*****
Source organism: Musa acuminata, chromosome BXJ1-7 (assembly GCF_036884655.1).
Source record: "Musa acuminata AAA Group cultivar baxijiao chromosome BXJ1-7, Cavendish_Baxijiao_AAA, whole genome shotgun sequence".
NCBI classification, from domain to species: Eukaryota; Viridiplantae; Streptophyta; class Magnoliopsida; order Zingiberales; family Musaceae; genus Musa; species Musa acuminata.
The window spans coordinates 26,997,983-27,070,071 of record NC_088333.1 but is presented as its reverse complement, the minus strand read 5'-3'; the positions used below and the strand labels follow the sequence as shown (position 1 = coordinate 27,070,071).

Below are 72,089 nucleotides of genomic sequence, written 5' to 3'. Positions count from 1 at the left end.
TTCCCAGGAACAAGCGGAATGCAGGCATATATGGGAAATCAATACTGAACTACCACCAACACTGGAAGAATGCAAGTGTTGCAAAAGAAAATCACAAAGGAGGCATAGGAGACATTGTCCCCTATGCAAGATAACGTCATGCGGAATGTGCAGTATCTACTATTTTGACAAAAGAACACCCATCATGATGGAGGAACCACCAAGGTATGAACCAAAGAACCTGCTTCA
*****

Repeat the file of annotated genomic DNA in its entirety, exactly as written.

Source organism: Musa acuminata, chromosome BXJ1-7 (assembly GCF_036884655.1).
Source record: "Musa acuminata AAA Group cultivar baxijiao chromosome BXJ1-7, Cavendish_Baxijiao_AAA, whole genome shotgun sequence".
NCBI classification, from domain to species: Eukaryota; Viridiplantae; Streptophyta; class Magnoliopsida; order Zingiberales; family Musaceae; genus Musa; species Musa acuminata.
The window spans coordinates 26,997,983-27,070,071 of record NC_088333.1 but is presented as its reverse complement, the minus strand read 5'-3'; the positions used below and the strand labels follow the sequence as shown (position 1 = coordinate 27,070,071).

Below are 72,089 nucleotides of genomic sequence, written 5' to 3'. Positions count from 1 at the left end.
TTCCCAGGAACAAGCGGAATGCAGGCATATATGGGAAATCAATACTGAACTACCACCAACACTGGAAGAATGCAAGTGTTGCAAAAGAAAATCACAAAGGAGGCATAGGAGACATTGTCCCCTATGCAAGATAACGTCATGCGGAATGTGCAGTATCTACTATTTTGACAAAAGAACACCCATCATGATGGAGGAACCACCAAGGTATGAACCAAAGAACCTGCTTCA